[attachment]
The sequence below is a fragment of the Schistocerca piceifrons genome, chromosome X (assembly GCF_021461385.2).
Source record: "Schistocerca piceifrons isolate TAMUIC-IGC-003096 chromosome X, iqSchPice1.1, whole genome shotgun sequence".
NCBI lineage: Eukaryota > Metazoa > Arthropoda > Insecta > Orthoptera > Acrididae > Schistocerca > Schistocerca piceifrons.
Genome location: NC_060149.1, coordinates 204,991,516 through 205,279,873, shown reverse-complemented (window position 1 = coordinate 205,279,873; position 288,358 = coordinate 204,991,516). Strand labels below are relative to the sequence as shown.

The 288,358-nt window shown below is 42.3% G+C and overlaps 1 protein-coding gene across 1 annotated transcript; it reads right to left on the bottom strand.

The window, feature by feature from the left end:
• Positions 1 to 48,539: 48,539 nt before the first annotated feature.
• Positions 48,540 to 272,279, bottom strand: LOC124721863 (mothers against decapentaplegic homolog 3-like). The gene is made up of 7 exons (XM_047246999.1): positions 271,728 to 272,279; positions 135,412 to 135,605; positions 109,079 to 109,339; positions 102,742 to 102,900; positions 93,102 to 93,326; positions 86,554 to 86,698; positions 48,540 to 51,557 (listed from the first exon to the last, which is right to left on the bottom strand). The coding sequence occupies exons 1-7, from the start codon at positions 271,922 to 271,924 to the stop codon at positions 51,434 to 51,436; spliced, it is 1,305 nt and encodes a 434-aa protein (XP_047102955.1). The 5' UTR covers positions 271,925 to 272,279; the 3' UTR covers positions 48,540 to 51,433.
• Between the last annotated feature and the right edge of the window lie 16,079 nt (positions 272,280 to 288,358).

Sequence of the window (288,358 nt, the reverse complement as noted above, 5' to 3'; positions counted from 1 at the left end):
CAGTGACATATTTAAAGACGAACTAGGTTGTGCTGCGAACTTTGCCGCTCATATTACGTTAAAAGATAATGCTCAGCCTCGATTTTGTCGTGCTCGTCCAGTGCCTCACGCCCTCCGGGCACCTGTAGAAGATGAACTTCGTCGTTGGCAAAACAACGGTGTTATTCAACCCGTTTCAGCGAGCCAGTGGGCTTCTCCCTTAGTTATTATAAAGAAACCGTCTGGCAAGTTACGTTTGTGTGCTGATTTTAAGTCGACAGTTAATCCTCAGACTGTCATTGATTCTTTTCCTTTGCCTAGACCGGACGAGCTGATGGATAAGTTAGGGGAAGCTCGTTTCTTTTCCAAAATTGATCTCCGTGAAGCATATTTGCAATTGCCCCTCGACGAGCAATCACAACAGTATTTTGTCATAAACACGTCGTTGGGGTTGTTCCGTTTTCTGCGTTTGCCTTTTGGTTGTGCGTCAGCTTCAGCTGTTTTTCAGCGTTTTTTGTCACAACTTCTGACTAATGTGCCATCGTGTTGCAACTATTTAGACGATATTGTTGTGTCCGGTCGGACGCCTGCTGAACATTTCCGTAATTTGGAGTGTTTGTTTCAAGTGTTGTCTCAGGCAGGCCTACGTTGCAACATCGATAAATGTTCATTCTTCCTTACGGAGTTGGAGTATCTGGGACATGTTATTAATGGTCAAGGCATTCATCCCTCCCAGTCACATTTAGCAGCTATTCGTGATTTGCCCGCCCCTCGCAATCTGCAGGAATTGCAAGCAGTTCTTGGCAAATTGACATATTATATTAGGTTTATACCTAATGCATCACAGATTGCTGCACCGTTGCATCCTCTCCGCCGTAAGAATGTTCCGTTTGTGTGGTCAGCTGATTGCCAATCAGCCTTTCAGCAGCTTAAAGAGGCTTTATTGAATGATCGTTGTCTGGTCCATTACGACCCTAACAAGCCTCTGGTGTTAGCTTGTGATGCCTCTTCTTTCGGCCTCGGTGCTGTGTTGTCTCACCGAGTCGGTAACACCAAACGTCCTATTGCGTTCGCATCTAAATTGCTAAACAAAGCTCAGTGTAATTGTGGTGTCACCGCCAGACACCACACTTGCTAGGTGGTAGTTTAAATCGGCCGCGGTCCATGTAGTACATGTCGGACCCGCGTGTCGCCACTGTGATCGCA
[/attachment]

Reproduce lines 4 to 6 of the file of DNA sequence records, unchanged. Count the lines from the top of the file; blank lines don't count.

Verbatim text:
Genome location: NC_060149.1, coordinates 204,991,516 through 205,279,873, shown reverse-complemented (window position 1 = coordinate 205,279,873; position 288,358 = coordinate 204,991,516). Strand labels below are relative to the sequence as shown.

The 288,358-nt window shown below is 42.3% G+C and overlaps 1 protein-coding gene across 1 annotated transcript; it reads right to left on the bottom strand.

The window, feature by feature from the left end: